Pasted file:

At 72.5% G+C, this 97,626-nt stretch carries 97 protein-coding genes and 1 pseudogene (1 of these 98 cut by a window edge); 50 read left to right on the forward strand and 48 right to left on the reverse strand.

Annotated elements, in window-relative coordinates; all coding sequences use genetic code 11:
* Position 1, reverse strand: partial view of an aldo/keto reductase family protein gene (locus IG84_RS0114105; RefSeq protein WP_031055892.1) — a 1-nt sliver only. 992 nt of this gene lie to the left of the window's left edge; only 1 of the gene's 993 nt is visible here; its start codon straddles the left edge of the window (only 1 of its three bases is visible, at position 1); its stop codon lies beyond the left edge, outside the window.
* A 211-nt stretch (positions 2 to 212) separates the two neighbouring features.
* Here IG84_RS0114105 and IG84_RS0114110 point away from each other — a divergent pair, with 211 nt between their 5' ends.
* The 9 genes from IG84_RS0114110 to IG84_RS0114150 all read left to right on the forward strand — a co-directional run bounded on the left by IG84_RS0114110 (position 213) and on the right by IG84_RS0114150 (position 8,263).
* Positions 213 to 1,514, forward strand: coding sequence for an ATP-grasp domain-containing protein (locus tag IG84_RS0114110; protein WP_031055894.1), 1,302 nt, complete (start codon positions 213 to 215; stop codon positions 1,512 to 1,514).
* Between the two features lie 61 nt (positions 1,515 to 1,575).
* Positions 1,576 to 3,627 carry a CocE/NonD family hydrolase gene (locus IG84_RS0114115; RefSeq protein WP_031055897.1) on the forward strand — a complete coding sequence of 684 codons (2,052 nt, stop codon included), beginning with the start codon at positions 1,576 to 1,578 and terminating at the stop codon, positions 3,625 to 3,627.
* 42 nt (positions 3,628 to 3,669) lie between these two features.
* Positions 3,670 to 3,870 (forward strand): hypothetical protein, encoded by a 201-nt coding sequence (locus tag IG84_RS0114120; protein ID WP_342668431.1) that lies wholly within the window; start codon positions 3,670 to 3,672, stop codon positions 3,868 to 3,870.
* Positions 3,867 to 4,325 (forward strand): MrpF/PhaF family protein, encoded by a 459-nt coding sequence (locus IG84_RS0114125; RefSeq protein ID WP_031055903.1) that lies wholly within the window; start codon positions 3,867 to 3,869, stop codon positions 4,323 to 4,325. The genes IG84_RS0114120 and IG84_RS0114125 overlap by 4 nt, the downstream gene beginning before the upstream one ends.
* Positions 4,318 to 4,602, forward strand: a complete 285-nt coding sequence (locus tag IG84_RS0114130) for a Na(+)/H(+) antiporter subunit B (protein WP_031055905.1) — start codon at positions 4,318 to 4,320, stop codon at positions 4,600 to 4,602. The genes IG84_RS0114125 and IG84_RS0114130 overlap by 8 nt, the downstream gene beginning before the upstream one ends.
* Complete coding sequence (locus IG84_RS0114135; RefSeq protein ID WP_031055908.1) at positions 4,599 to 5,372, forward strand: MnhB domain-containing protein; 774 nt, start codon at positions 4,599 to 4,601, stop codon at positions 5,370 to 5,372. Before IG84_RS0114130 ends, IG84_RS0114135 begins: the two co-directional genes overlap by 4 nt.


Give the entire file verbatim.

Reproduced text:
At 72.5% G+C, this 97,626-nt stretch carries 97 protein-coding genes and 1 pseudogene (1 of these 98 cut by a window edge); 50 read left to right on the forward strand and 48 right to left on the reverse strand.

Annotated elements, in window-relative coordinates; all coding sequences use genetic code 11:
* Position 1, reverse strand: partial view of an aldo/keto reductase family protein gene (locus IG84_RS0114105; RefSeq protein WP_031055892.1) — a 1-nt sliver only. 992 nt of this gene lie to the left of the window's left edge; only 1 of the gene's 993 nt is visible here; its start codon straddles the left edge of the window (only 1 of its three bases is visible, at position 1); its stop codon lies beyond the left edge, outside the window.
* A 211-nt stretch (positions 2 to 212) separates the two neighbouring features.
* Here IG84_RS0114105 and IG84_RS0114110 point away from each other — a divergent pair, with 211 nt between their 5' ends.
* The 9 genes from IG84_RS0114110 to IG84_RS0114150 all read left to right on the forward strand — a co-directional run bounded on the left by IG84_RS0114110 (position 213) and on the right by IG84_RS0114150 (position 8,263).
* Positions 213 to 1,514, forward strand: coding sequence for an ATP-grasp domain-containing protein (locus tag IG84_RS0114110; protein WP_031055894.1), 1,302 nt, complete (start codon positions 213 to 215; stop codon positions 1,512 to 1,514).
* Between the two features lie 61 nt (positions 1,515 to 1,575).
* Positions 1,576 to 3,627 carry a CocE/NonD family hydrolase gene (locus IG84_RS0114115; RefSeq protein WP_031055897.1) on the forward strand — a complete coding sequence of 684 codons (2,052 nt, stop codon included), beginning with the start codon at positions 1,576 to 1,578 and terminating at the stop codon, positions 3,625 to 3,627.
* 42 nt (positions 3,628 to 3,669) lie between these two features.
* Positions 3,670 to 3,870 (forward strand): hypothetical protein, encoded by a 201-nt coding sequence (locus tag IG84_RS0114120; protein ID WP_342668431.1) that lies wholly within the window; start codon positions 3,670 to 3,672, stop codon positions 3,868 to 3,870.
* Positions 3,867 to 4,325 (forward strand): MrpF/PhaF family protein, encoded by a 459-nt coding sequence (locus IG84_RS0114125; RefSeq protein ID WP_031055903.1) that lies wholly within the window; start codon positions 3,867 to 3,869, stop codon positions 4,323 to 4,325. The genes IG84_RS0114120 and IG84_RS0114125 overlap by 4 nt, the downstream gene beginning before the upstream one ends.
* Positions 4,318 to 4,602, forward strand: a complete 285-nt coding sequence (locus tag IG84_RS0114130) for a Na(+)/H(+) antiporter subunit B (protein WP_031055905.1) — start codon at positions 4,318 to 4,320, stop codon at positions 4,600 to 4,602. The genes IG84_RS0114125 and IG84_RS0114130 overlap by 8 nt, the downstream gene beginning before the upstream one ends.
* Complete coding sequence (locus IG84_RS0114135; RefSeq protein ID WP_031055908.1) at positions 4,599 to 5,372, forward strand: MnhB domain-containing protein; 774 nt, start codon at positions 4,599 to 4,601, stop codon at positions 5,370 to 5,372. Before IG84_RS0114130 ends, IG84_RS0114135 begins: the two co-directional genes overlap by 4 nt.